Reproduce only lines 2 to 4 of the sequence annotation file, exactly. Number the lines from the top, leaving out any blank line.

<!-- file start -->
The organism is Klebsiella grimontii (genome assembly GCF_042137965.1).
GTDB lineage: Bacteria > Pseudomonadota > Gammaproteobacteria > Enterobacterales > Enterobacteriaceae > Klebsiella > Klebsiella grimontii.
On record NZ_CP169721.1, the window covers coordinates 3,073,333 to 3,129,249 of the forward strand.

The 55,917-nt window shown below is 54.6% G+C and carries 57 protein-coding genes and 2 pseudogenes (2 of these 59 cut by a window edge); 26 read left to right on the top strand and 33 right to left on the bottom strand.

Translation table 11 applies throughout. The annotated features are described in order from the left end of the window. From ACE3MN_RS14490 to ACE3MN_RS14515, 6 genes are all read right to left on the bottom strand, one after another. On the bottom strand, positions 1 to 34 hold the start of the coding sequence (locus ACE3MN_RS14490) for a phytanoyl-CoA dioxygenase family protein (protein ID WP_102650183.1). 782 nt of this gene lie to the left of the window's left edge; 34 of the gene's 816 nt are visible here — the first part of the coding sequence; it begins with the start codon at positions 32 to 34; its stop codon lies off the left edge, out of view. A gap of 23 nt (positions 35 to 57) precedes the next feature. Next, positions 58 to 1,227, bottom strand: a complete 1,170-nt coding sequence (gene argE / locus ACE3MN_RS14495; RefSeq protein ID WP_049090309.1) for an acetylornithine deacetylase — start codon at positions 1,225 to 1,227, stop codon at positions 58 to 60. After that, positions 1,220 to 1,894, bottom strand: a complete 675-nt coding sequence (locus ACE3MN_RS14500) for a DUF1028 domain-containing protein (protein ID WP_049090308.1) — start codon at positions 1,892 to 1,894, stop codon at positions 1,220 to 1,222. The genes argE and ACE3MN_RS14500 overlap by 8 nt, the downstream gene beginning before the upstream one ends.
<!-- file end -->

GTDB lineage: Bacteria > Pseudomonadota > Gammaproteobacteria > Enterobacterales > Enterobacteriaceae > Klebsiella > Klebsiella grimontii.
On record NZ_CP169721.1, the window covers coordinates 3,073,333 to 3,129,249 of the forward strand.

The 55,917-nt window shown below is 54.6% G+C and carries 57 protein-coding genes and 2 pseudogenes (2 of these 59 cut by a window edge); 26 read left to right on the top strand and 33 right to left on the bottom strand.